An Unbreakable Bond

This car we love ended up giving my father and I quality time together that we would not otherwise have had. When the project began, I thought he had more good years left. I am still shocked at the speed at which this awful disease has caused him to disappear right before our eyes. Had we not begun work on the car when we did, the opportunity would now surely have been lost. I would have waited too long to start spending time with him.  I would have missed the good days he had left to be able to help with the car and tell me things about it. The car gave us a reason to spend time together before and after he got worse.

I am thankful that we had this opportunity because I can say we finally fixed up the car. I can say he did get to drive and enjoy the car again. I can say that I did spend meaningful time with my father before and after the disease took hold. At times, during the rebuild, he could recall a story or insight about the car. Sometimes he knew how things came apart or went together. I feel blessed to have not only restored this car with him, but to have gained the knowledge he had about this wonderful automobile. We rebuilt the car and our relationship at the same time.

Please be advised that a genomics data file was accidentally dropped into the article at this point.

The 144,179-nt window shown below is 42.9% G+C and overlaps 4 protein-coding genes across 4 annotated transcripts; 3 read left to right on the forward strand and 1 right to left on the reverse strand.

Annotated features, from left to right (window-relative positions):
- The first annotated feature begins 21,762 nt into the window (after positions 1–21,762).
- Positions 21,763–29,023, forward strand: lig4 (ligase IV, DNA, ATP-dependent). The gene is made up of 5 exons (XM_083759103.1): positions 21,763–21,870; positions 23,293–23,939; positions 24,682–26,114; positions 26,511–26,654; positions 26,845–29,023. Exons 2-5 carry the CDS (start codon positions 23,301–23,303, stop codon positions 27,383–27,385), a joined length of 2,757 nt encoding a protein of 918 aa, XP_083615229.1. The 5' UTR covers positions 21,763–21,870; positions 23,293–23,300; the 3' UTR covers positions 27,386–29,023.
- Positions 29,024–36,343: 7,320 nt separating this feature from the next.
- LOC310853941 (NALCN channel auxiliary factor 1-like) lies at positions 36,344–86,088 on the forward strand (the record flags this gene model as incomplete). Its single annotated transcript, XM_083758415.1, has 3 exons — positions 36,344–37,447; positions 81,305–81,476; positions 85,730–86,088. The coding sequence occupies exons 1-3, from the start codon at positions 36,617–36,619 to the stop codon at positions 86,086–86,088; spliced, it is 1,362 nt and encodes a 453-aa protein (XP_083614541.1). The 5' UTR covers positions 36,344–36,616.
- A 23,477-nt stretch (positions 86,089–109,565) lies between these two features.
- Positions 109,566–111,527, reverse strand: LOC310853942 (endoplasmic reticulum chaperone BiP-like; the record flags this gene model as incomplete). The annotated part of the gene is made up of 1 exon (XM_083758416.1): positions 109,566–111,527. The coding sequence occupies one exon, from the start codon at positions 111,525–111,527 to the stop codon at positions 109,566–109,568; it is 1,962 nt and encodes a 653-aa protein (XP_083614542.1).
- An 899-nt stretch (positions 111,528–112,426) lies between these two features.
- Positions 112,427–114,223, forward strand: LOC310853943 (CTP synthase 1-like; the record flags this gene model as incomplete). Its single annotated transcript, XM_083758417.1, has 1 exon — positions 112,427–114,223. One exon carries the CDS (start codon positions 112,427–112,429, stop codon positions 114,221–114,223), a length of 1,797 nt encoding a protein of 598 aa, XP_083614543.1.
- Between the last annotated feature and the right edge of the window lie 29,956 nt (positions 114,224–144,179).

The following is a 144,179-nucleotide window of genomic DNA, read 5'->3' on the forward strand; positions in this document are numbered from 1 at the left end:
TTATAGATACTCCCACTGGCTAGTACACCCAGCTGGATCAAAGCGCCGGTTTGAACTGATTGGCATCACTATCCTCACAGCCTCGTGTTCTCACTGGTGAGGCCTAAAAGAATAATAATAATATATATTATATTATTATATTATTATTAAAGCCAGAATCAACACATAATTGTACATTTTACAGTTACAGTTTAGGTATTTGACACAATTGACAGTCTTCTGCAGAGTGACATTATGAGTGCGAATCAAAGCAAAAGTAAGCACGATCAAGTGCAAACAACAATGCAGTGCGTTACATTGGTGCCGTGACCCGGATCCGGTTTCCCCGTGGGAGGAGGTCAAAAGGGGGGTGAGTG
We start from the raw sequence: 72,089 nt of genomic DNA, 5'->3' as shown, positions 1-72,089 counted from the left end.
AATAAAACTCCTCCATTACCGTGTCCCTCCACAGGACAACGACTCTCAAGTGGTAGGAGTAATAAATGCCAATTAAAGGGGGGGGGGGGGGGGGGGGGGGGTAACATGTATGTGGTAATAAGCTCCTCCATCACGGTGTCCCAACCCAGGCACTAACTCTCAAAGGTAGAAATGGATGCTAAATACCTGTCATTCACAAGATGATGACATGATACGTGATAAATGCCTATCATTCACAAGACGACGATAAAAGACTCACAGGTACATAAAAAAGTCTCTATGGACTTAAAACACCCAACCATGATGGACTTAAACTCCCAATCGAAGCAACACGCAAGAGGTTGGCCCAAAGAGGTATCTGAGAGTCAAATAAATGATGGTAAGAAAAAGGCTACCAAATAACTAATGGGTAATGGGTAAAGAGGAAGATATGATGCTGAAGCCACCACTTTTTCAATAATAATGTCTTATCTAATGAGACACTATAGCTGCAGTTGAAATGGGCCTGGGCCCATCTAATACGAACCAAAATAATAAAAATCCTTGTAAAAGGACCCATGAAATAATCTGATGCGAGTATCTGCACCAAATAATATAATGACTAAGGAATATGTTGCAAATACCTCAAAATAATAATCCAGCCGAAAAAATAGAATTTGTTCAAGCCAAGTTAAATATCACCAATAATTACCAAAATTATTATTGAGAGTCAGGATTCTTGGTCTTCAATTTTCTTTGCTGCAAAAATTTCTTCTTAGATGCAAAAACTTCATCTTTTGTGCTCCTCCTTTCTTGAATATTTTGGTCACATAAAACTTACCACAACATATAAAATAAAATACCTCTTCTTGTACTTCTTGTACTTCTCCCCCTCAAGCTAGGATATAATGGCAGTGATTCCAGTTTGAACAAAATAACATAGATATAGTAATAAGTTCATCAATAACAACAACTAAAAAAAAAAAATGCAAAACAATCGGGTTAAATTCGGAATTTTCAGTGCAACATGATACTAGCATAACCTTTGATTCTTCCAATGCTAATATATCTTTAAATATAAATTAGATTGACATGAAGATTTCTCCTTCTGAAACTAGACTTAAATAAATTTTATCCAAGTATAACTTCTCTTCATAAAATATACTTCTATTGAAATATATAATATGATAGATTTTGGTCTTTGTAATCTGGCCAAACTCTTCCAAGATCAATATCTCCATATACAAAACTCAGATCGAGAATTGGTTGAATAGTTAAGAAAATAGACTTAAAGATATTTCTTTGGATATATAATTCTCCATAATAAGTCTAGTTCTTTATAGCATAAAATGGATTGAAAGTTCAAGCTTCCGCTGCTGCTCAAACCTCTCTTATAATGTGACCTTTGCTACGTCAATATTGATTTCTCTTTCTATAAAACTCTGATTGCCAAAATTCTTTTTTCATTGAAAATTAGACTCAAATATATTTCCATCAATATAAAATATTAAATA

I added the list of repairs we have done in the past year to Dad’s little memo book, and I will continue updating it as other repairs or maintenance occurs. I will also continue taking Dad on drives on the weekends and any other time I can. Lately, he has been enjoying riding in the North Alabama countryside. On one of our most recent trips, the SL rolled over 99999 Kilometers, and it felt like the car was beginning anew. Dad asked why I stopped the car and I showed him the dial, he seemed pleased as he said, “it’s all zeros.” I believe, after all the work we have put into the car, that it’s ready for a new set of adventures.